Rubber Ducky Antenna
The first antenna
The first Rubber Ducky Antenna was designed for operation on the six-meter amateur radio band by Richard B. Johnson, [1,3] while he was a student at a reform school, The Lyman School for Boys.  It was to substitute for a vertical antenna which would have been one-and-a-half meters long (one-quarter of six meters), too long to fit into Johnson’s locker when not in use. The resulting antenna was slightly less than one-third of a meter in length, and was simply a screen-door spring, with its length adjusted for electrical resonance, and covered with a synthetic rubber hose. In the period of its development, antennas on portable equipment usually consisted of telescoping rods that were extended for operation and later retracted for storage.
Electrically short antennas have considerable capacitive reactance, so to provide an approximate impedance match, it is usual to add an inductor in series with the antenna. Antennas that have these inductors built into them are called base loaded antennas. It is possible to make an antenna in which the entire length of the driven element is an inductor, configured much like a spring. In fact, if a springy material is used, the antenna becomes flexible and immune to damage. If the spring antenna is further enclosed in a plastic or rubber-like covering, it is called a Rubber Ducky Antenna.
Origin of the name
Several years after its invention in 1958, the Rubber Ducky Antenna became the antenna of choice for portable transceivers. Rumor has it that Caroline Kennedy gave the antenna its final name when she pointed to the flexible antenna on a Secret Service Agent’s transceiver and announced; “Rubber Ducky.” However, Dr. Thomas A. Clark, then Senior Scientist with NASA, claims to have named it in 1961 after listening to one of Vaughn Meader’s  comedies about the Kennedy family. In both cases, its name seems to somehow to relate to the Kennedy family.
Because the length of this antenna is significantly smaller than a wavelength, the effective aperture is approximately: [2,5]
As with many monopole antennas, the Rubber Ducky requires a ground-plane or counterpoise  with which to complete its electrical circuit. With handheld transceivers, this ground-plane is often only a small internal shield or the jackets of internal batteries. Modern construction techniques using nonconductive plastics for transceiver cases further reduce the effectiveness of this antenna by eliminating a conductive path to the user, which could have provided an effective ground-plane or counterpoise. The original antenna mounted on a paint can to which were soldered four brass radials.  This helped make the antenna quite efficient. Modern versions eliminate this counterpoise, using the electrically resonant spring only for convenience. This often reduces the usefulness of this antenna to where it is barely adequate for its intended use.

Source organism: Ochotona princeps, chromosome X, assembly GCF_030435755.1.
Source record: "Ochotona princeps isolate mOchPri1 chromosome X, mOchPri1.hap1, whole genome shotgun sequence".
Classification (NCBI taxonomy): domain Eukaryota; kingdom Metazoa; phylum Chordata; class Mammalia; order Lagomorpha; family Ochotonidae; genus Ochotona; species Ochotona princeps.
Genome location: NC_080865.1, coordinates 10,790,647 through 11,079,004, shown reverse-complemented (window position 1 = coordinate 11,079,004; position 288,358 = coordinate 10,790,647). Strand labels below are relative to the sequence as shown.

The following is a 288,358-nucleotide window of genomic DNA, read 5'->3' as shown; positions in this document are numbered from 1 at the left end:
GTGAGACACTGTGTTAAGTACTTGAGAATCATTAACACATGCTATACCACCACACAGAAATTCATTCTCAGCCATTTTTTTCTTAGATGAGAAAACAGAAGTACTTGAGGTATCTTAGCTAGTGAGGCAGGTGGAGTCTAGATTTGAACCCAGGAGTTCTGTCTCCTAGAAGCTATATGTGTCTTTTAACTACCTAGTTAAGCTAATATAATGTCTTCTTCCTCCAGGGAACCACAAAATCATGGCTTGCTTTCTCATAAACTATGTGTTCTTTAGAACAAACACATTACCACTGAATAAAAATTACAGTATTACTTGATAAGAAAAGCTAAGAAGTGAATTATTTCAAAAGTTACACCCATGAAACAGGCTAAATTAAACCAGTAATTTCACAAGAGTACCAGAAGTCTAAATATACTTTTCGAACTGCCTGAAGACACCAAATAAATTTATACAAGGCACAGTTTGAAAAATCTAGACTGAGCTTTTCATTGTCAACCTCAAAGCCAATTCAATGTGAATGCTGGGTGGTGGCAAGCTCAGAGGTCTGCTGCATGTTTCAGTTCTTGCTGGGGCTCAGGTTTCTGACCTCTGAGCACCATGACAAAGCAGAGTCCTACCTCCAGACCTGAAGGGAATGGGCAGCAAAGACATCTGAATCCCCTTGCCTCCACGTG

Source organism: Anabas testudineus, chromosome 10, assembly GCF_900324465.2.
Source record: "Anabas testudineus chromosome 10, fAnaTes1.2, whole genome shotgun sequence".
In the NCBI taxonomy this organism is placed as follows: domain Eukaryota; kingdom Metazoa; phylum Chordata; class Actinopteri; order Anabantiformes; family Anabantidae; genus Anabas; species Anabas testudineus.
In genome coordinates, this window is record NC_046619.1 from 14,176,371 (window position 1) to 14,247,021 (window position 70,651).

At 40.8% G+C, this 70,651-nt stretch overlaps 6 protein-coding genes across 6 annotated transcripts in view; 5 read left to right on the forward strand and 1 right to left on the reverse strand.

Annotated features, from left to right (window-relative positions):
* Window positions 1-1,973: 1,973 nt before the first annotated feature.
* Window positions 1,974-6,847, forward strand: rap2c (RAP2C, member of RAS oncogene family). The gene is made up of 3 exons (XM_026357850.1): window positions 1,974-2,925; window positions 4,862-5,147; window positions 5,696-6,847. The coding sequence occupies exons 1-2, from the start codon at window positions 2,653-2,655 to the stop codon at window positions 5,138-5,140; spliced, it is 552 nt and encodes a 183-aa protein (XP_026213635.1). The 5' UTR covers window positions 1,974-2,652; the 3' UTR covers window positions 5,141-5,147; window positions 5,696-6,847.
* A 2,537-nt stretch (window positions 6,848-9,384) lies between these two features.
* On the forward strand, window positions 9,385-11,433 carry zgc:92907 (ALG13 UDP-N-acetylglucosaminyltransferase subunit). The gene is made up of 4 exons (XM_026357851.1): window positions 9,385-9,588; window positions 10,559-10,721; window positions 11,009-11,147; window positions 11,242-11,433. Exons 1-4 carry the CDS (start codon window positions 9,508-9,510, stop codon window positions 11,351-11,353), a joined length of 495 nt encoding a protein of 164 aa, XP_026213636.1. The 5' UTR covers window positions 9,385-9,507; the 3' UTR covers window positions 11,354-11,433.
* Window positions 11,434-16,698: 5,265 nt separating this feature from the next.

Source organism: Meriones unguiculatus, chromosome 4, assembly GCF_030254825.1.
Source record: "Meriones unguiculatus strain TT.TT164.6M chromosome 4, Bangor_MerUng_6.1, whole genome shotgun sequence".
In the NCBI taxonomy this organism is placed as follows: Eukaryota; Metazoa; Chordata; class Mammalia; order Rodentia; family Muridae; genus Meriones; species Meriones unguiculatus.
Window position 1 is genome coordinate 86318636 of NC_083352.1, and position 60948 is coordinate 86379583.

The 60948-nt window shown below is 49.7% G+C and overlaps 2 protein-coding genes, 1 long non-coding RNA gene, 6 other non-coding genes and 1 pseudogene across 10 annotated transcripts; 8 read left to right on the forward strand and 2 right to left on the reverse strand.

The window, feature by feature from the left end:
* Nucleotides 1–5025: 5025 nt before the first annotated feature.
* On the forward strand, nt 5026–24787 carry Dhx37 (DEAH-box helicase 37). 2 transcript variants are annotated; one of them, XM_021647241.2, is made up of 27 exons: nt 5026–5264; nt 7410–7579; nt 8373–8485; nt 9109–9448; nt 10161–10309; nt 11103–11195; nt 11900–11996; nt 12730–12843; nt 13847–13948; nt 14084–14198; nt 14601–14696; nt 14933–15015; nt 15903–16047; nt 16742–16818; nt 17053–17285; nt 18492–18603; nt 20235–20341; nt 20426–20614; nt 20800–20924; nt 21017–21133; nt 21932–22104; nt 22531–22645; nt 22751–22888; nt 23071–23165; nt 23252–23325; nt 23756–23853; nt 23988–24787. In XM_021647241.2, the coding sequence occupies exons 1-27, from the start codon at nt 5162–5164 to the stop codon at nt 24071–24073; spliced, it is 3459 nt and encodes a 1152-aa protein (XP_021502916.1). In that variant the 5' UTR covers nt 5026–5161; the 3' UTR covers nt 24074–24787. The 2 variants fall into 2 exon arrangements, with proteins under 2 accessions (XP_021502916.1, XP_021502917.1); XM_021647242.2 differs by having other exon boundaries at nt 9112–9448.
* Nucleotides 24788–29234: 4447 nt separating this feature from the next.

Shown is the equivalent electrical circuit of the Rubber Ducky Antenna:
The antenna must operate at a frequency on or near its electrical resonance for it to function properly. 
These are the observed electrical characteristics of an antenna constructed from a screen-door spring, resonant at 50 MHz.
Some are different
The design of some Rubber Ducky Antennas is quite different from the original design. One type uses a spring only for support. The spring has an electrical short across it. The antenna is therefore electrically, a linear element antenna. Some other Rubber Ducky Antennas use a spring of non-conducting material for support and comprise a collinear array antenna. Such antennas are still called Rubber Ducky Antennas even though they function quite differently (and often better) than the original spring antenna. The Rubber Ducky Antenna has recently become known as the Flagelliform Antenna as well.
1. A Brief History of the Rubber Ducky Antenna
2. Kraus, John D. (1950) Antennas McGraw-Hill Chapter 3, The antenna as an aperture, pp 30
3. Johnson, Richard B. (2006) Abominable Firebug, iUniverse, Chapter 20, Freedom on the Inside, ISBN 0-595-38667-9
4. Counterpoise definition
5. Federal Standard 1037, Electronic Terms
6. Vaughn Meader’s obituary
7. Basic Kirchoff
8. The Lyman School for Boys
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